My Story

DESPITE BUILDING A career around telling stories, I’ve never really told my own. Sure, I’ve alluded to my experience of breast cancer through promotion of Sassy Survivors and Cancer Confidant, but never really delved into the details of my disease.

Why is that? To be honest I’ve never paused to think about the answer to that question. Even now, thinking about it, I can feel a familiar unsettling of my stomach and shortness of breath. Which leads me to believe the answer is really quite simple – I’m scared.

Thinking back to that time in my life makes me feel scared. And overwhelmingly sad. Two emotions that I’m not programmed to deal with so, in self-defence, avoid when possible.

From the moment I found a lump in my left breast at the age of 33, I’ve avoided those two emotions. As I watched the eyes of my friends well with tears at the news that I had breast cancer, I’d make a joke to make them laugh so they too wouldn’t feel sad. Or scared. Seven years on I’m still making jokes, still resolute in my belief that there are far sadder stories than mine out there. God knows we see such stories every day in the news.

Humour and gratitude have been, and will always be, my strongest weapons against cancer. I’ll never forget the night I was diagnosed – October 9, 2008. Given the effects of baby brain, chemo brain and now menopause, I consider remembering any dates at all to be quite an achievement!

Thinking back to that time I feel nauseous and light-headed. Over the years I’ve worked out this is the body’s normal reaction to fear. The fight or flight response. Ironically, I wasn’t scared for my own life when I sat in my car after the doctor delivered the news. I was scared for my family – my husband and three children, then aged just five, three and one. How would this affect them?

Strangely, I also felt a sense of relief. Relief that it was me and not one of them. I could handle the disease doing its worst to me, but I couldn’t bear even the thought of them having it. I still can’t. And that relief became gratitude – I was thankful that the people I loved most dearly were healthy and safe. That gratitude has stayed with me to this day.

But the reality of me having cancer was something we all had to live with. The week after diagnosis I underwent a lumpectomy, which to me was a good thing. I couldn’t wait to be rid of the lump. In my mind, once that was gone, all would be back to normal.

I was wrong. That little lump (7mm to be exact) was a nasty bastard. Not all good things come in small packages. The cancer had spread to my lymph nodes, and a couple of other tumours had joined the party, meaning I would need a mastectomy to achieve the clearance needed to safeguard my survival.

As I sat across from my surgeon who delivered the news, my shock must have been obvious. But when his eyes looked at my barely A-cup sized breasts before saying “Really Deb, all we’re doing is removing a nipple” I couldn’t help but laugh. We weren’t talking about Pamela Anderson-esque breasts. Fortunately vanity is not part of my makeup, so losing one of my girls wasn’t the worst thing that could happen.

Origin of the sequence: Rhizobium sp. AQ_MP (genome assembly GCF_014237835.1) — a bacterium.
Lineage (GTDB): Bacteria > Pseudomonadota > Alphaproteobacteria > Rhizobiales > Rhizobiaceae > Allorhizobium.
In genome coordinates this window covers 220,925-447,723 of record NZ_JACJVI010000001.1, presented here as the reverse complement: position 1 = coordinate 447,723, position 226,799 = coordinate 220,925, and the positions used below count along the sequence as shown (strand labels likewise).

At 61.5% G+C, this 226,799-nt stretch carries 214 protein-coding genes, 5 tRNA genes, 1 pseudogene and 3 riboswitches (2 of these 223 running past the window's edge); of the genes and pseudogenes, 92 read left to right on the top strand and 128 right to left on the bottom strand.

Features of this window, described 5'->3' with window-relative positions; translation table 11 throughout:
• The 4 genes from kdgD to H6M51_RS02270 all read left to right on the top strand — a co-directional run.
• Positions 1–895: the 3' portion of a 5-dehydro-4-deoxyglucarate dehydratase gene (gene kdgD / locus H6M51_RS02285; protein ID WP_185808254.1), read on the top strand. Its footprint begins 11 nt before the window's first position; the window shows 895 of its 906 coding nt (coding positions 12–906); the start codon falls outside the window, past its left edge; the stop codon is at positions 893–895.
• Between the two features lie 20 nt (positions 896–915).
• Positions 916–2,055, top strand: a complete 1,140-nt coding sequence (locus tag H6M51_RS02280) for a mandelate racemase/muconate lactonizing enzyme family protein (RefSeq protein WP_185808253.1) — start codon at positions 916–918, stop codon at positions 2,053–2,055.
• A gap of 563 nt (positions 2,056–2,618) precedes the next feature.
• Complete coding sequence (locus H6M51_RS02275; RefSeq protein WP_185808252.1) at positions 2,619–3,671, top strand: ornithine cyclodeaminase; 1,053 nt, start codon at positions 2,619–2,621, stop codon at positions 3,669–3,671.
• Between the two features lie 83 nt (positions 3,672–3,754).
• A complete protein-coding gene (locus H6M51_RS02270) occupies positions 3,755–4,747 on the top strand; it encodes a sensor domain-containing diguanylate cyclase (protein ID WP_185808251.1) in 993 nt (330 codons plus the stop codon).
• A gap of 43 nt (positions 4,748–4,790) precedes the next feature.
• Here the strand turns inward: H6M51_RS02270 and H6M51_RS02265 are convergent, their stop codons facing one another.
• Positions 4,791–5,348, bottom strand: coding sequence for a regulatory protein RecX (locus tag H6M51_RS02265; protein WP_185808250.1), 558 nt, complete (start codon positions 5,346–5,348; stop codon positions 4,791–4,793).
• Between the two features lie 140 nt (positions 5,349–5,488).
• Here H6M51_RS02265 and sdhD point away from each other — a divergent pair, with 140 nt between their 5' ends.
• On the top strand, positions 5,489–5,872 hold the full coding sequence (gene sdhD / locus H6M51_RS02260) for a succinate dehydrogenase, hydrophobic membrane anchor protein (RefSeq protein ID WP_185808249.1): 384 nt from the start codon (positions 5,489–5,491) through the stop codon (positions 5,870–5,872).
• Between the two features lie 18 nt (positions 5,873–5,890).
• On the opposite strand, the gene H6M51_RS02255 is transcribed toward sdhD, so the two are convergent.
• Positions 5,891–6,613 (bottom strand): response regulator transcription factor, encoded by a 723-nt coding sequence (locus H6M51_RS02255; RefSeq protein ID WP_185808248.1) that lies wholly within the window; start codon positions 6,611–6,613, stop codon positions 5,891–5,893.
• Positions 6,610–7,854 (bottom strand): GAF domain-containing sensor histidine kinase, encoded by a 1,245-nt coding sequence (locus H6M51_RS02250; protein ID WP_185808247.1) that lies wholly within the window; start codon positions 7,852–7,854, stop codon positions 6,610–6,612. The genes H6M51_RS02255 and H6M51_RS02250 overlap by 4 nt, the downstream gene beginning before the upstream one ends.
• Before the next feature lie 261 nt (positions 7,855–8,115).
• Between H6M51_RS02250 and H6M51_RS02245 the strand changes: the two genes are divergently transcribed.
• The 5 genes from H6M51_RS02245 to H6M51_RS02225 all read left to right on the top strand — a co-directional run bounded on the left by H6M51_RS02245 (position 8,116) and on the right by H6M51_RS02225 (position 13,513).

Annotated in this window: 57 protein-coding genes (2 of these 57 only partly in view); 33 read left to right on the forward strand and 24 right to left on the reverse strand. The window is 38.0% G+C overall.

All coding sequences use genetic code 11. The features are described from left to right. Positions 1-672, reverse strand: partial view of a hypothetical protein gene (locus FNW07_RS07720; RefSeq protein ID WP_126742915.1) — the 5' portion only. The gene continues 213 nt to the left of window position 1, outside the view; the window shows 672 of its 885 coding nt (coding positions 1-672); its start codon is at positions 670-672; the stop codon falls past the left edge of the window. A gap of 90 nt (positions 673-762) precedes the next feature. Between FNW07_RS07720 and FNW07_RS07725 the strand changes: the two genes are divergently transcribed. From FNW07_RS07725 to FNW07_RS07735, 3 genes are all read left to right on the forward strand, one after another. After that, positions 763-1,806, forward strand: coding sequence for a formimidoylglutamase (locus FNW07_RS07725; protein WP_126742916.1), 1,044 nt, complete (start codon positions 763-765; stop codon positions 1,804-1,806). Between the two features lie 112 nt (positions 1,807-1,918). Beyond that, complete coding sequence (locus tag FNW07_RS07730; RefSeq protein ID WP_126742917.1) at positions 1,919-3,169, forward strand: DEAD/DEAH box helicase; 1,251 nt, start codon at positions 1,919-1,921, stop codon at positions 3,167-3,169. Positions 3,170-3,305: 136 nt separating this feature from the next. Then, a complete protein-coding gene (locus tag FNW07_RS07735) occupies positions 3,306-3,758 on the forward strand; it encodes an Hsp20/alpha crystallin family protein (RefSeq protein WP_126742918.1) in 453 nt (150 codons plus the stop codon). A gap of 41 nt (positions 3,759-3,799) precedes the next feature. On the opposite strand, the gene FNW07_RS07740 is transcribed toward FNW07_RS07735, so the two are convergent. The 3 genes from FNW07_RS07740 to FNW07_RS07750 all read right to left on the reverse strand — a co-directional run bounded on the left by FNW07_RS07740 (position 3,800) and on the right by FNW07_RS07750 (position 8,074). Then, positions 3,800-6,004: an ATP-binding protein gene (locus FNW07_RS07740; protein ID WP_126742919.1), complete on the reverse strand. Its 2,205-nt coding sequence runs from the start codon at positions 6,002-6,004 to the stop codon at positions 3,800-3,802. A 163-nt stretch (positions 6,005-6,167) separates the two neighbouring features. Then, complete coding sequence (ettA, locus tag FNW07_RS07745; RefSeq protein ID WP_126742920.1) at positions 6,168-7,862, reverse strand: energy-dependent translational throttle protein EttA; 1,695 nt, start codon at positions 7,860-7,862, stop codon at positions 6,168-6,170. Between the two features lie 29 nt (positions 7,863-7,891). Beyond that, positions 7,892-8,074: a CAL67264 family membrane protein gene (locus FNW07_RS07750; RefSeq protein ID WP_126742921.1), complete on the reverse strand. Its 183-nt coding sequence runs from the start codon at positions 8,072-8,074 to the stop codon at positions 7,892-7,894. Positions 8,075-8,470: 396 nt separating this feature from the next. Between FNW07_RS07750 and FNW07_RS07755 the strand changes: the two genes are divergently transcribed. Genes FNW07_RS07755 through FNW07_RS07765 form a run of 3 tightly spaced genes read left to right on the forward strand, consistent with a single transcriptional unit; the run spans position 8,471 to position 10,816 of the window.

The following week I was back under the knife again, and this time I was sure my flirtation with the big C would soon be at an end.

It wasn’t. Next stop was an oncologist, who gave me the news that, above all else, I’d been dreading. I would need chemotherapy. It was then my defences of humour and gratitude slipped. My perception of chemotherapy saw me crying hysterically in the elevator on the way down from his office. In my mind, the fact that I needed chemotherapy meant I really did have cancer. And that scared the hell out of me.

When I walked in the front door and saw my babies, I could barely hold it together. Right then I knew we were all in this for the long haul, and the guilt, sadness and fear were overwhelming. I liken it to being like a fighter in the boxing ring – you get hit over and over but until that final knockout you just keep getting back up. There was no way I was out for the count, so I grabbed on to humour and gratitude with both hands and never let go.

Mercifully, life went on. My husband still had to work, and the children had to be cared for. Lunches had to be made and my status quo maintained. Those were the certainties in life that kept me going during that time. Chemo may have ravaged my physically, but emotionally I was ok.

After chemo came radiation which, despite literally being the light at the end of the tunnel, I found to be really challenging. Strapped to the bed like Jesus to the cross, naked from the waist up, with male radiologists drawing on my chest before being microwaved every day for 25 days was confronting. I just couldn’t escape my reality. At least with chemo I had a couple of weeks break in between.

But like all things, it came to an end. I wish I could say my cancer ‘journey’ finished there (and yes, l too hate that word). Fortunately I’ve stayed cancer free, but 2012 was the first year I didn’t have to have surgery of any kind. The first year I didn’t have to go to hospital. The first year I could hug my kids every single day. That was the best year.

Every year that I’m around to love my husband and children, to love my life, is the best year. My gratitude for that is far stronger than my fear of what may be. I make a conscious decision every day to make sure of it.

Deb Eccleston

Director – Sassy Survivors Inc.





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